Her First Ball – Katherine Mansfield
- Pages: 7
- Word count: 1562
- Category: Fiction
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Her first ball is based primarily on Leila, who is the protagonist of the story. In this story, we do not particularly know her appearance, but can form an image of her through the description of her personality. Leila is youth and idealism personified. She is simple; she tries to act mature in the story because she feels indifferent amongst her cousins and it is uncomfortable for her. “She tried not to smile too much; she tried not care.” While dancing, she is lost in the joy and anticipation – everything is streaming by her. Mansfield has also mentioned that Leila is only 18 years old: “‘Thirty years!’ cried Leila. Twelve years before she was born!” Leila is also holding a fan in her hand that she “gently” opened and shut.
The reader also knows that she is feminine – she is soft-spoken as shown by the quote “said Leila softly”. Leila’s motivation is the excitement of her first ball. Her exhilaration, zeal and zest is shown though the fact that she is noticing very minute details. For example “But every single thing was so new and exciting… Meg’s tuberoses, Jose’s long loop of amber…” She is also very naïve and immature – it is shown through her inexperience. She is bursting with excitement over normal things – and her “fingers shook as she took one (program) out of the basket.” She is worried over not knowing whether or not “she was meant to have one too.”
Leila is alos very moody. Her naïve and innocent personality is also shown through the event that took place before the ball –when things messed up and “she begged her mother to ring up her cousins to tell them that she couldn’t come after all.” Mansfield further goes on to show that when everything worked out, she was so extremely joyful that “it was hard to bear it alone.” Another reference to her innocence and naïve attitude is shown when she wants to cry over the fact that she is the only child and she doesn’t have a brother that would say “Twig?” to her. The short story starts off with Leila not being able to keep track. She daydreams and everything feels “heavenly” to her. She starts to act very thrilled and euphoric.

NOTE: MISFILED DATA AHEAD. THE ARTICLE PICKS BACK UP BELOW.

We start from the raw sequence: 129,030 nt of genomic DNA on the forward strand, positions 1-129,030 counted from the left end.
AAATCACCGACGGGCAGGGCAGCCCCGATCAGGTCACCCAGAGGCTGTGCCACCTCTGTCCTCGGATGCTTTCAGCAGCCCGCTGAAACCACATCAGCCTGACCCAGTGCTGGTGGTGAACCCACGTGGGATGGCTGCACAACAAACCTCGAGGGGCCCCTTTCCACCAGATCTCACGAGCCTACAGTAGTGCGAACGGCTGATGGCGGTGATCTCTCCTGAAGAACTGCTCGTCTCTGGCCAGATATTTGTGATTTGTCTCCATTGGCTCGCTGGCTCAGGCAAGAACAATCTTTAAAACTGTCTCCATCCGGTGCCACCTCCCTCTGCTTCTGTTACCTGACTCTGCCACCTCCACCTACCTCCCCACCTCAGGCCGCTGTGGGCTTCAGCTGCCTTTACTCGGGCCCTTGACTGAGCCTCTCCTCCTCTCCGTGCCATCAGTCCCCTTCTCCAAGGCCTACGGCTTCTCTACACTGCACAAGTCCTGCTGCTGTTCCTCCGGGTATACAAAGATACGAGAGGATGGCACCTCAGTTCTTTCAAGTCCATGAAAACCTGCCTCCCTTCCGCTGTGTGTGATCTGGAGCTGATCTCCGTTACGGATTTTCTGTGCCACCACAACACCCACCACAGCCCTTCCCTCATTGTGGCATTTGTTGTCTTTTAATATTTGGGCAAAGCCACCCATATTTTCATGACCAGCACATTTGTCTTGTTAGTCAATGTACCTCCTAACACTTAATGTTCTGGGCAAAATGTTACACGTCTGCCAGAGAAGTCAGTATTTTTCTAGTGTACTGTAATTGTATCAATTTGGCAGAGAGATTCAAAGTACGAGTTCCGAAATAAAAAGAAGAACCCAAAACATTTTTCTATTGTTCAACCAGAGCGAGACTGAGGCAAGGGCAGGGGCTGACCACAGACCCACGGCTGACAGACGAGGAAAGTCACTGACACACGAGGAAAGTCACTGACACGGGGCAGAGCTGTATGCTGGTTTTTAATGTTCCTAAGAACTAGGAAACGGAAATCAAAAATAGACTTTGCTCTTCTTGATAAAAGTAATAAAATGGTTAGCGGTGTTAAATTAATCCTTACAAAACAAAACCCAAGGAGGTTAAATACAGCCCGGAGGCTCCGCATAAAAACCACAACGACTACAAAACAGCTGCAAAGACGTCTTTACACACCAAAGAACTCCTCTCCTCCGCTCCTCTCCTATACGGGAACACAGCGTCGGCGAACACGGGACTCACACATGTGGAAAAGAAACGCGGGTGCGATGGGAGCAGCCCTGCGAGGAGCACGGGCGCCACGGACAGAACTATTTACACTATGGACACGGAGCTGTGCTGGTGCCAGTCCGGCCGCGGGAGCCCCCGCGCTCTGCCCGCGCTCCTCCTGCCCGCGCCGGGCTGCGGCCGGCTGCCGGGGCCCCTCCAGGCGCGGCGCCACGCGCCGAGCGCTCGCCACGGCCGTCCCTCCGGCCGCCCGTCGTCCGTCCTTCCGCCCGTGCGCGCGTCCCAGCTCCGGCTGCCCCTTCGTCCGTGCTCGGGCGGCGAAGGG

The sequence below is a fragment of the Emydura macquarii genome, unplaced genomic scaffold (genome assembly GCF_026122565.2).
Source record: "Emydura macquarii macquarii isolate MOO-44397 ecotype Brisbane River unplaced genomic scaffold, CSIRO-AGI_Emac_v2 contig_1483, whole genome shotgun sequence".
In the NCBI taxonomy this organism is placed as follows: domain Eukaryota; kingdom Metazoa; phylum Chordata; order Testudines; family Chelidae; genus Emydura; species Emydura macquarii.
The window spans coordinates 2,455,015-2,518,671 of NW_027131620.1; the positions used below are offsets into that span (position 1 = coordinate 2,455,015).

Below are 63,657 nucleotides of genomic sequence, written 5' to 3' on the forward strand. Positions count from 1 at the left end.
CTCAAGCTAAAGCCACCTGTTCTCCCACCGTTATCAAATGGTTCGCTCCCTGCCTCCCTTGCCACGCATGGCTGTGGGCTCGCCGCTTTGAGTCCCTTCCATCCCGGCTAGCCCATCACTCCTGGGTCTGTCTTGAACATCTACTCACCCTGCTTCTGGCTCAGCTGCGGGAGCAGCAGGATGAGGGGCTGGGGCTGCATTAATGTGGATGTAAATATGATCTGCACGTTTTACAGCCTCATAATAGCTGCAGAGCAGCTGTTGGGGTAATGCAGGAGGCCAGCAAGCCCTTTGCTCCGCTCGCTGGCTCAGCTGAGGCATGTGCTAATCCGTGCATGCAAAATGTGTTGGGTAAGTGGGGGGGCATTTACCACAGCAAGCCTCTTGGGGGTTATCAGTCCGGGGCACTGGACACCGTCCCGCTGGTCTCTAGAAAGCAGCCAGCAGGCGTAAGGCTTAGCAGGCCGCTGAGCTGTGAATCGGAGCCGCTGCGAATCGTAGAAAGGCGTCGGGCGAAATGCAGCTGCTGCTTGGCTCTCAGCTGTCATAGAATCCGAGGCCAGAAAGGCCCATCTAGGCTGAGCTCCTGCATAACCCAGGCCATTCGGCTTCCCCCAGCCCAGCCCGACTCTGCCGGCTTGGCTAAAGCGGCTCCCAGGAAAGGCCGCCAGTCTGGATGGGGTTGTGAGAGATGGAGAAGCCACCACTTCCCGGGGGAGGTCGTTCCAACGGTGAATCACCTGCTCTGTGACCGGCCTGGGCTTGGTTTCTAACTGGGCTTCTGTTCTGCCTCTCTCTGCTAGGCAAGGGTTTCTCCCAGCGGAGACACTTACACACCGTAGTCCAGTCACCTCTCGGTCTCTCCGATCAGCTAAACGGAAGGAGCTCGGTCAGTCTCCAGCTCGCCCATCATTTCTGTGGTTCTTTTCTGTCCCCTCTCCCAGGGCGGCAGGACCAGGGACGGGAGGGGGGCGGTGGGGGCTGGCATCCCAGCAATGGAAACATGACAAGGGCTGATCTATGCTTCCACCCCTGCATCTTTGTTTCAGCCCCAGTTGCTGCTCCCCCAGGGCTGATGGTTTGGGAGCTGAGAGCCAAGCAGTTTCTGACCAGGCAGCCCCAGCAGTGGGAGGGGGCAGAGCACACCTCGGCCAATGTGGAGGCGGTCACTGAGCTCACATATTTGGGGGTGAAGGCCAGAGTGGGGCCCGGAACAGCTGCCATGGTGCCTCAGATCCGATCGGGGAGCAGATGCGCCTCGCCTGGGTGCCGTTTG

So much so that “it even gave her a pang to see her cousin Laurie throw away the wisps of tissue paper… she would have liked to keep those wisps as a keepsake, as a remembrance. Later, Leila as a character shows emotional growth. Her belief of happiness and her excited behavior is impacted. The fat old man’s obvious prophecies spoil her joy. She is struck by reality in her idealistic paradise. She realizes that all this is temporary and that one day she too will become old. But Leila chooses to ignore that. This shows that to some extent, the old man’s words have actually influenced her personality. She is growing up. Her innocence is slowly leaving her. Now she does not even recognize the old man, and “smiles at him more radiantly than ever.”
Antagonist: Fat Old Man. LOL.
This is the character that works against the protagonist, Leila. He represents reality and cynicism that juxtaposes Leila’s idealistic and fantastical vision of life. The name itself is the description of the character. In my opinion no such label or name was given to this character because of how insignificant he is shown in Leila’s eyes; she ignores him in the end. He is a symbol of the cruelty of realism – he allows Leila to realize the fact and truth that one day we will all lose to nature and coming of age – it is inevitable.
He does not have any such major motivation – he just sees an excited girl and spoils her happiness by his “terribly true” words. In the end he says “you mustn’t take me seriously, little lady.” Although, now the deed is done – and Leila is forced to believe that “why didn’t happiness last forever?” The speaking style and tone of the old man is somewhat pessimistic and shows how sad he is too because of the thing he says to Leila. He is also shown as a boring personality, as he has been dancing monotonously for thirty years. “You see I have been doing this kind of thing for thirty years.”